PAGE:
Koichi Sugiyama left his imprint on the sands of RPG history long before Dragon Quest X was even a glint in SquareEnix’s eyes. The composer of the Dragon Quest franchise, Sugiyama builds on what has been done before with refinements along the way. Anyone who’s played even a couple games of this flagship series knows certain tunes by heart the way fans of Final Fantasy know the prelude, even though they’re slightly different each time.
DQX’s soundtrack is no different, with pieces ranging from flat out re-used tracks from other games to all new tunes. However, while most tracks appear to be new pieces, they sound almost too similar to Sugiyama’s earlier work. Ever since DQVIII debuted with its jaw-dropping orchestral production in-game, SE seems to have continued this style in IX, X, and ports. Although the regal instrumentation is ostensibly engrossing both in-game and out-of-game, repetition across games has begun to wear on this listener. While many of the tunes within DQX’s soundtrack may be different, several feel like other entries in the series.
For instance, “Only Lonely Boy” sounds incredibly similar to a character creation or naming menu. The tune, by itself, satisfies an easy-listening itch that few RPGs address. Sugiyama is no stranger to peaceful, breezy numbers, as this soundtrack ably signifies. Although eerie caverns and epic struggles clearly adorn the track list, the vibrant worlds that DQ is known for also have music to accompany them.
The tracks are aptly named, with “My Dream Room” easily representative of an innocent child or hero’s den. How this applies to the game I can only guess, but more than fitting a track name, I imagine Sugiyama pulled together an appropriate and well-executed theme by request or description by the other developers. “Weddie,” representing a new race in DQX, has a comparable quality to it, though this track feels a little slow, as if a lullaby wooing one to sleep. In fact, half of the soundtrack carries this temperament.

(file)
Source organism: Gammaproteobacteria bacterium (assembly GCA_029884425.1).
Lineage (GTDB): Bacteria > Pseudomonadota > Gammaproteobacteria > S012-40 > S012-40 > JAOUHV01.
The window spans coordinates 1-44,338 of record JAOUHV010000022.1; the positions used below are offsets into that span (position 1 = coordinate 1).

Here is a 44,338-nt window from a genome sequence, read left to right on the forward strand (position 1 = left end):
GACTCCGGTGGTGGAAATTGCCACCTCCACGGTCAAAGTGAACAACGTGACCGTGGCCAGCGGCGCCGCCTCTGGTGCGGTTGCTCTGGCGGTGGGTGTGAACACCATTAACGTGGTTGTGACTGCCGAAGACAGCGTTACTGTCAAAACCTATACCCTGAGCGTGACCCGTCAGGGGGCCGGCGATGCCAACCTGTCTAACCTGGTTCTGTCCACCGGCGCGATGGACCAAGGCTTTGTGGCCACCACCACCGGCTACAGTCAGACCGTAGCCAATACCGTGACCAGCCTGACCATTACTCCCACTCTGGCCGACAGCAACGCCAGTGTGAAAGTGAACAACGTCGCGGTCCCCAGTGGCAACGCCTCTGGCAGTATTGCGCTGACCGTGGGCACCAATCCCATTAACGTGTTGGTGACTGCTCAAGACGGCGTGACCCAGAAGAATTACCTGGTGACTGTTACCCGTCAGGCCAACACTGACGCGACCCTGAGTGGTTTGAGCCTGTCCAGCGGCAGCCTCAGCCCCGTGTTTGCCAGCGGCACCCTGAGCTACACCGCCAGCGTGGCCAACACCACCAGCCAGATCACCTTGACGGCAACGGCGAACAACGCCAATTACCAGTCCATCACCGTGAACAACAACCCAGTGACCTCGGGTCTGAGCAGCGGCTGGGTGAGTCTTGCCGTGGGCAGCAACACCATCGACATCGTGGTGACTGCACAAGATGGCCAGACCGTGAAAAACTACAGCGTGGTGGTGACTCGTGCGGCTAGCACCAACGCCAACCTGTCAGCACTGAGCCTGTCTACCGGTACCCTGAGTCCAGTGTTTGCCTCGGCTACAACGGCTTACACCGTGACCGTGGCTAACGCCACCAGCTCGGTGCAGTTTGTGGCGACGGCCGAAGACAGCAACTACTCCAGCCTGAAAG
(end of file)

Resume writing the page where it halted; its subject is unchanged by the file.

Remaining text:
Conversely, “creepy,” magic-adorned caverns, towers, and other mysteries litter the world of DQX, as the soundtrack readily alludes. “Elegant Ancient Palace,” “Monsters of the Tiered Tower,” “Wandering Place to Place in the Dark,” and “Dungeon of No Escape” all carry an atmospheric shroud to accentuate the foreboding dangers within the halls, caves, stairwells, or whatever the case may be. These tracks probably won’t engage listeners outside of game the way the jaunty tunes of overworld adventure might, such as “Exploring the Hills.”
Those on the fence about purchasing this MMORPG’s soundtrack should keep some technical aspects in mind in addition to the quality of the music included. The soundtrack boasts 66 total tracks across two discs, but half of the second disc is sound effects (which isn’t entirely strange for official soundtrack releases). Out of the remaining 48 music tracks, 34 are originals to the DQX series, though some of these appear to be longer sound effects — jingles, if you will — to accompany some momentous occasion, such as earning an aircraft. Most of the tracks’ lengths run somewhere between two to three minutes. Those hoping to purchase this soundtrack to pop in and play on shuffle — as I am wont to do — may find the second disc a little rough due to the low music-to-sound effect ratio. Again, those who love Sugiyama’s work or who haven’t played too many recent Dragon Quest games may love this soundtrack, but this listener finds the rips from other series and repetitious feeling of the library difficult to recommend.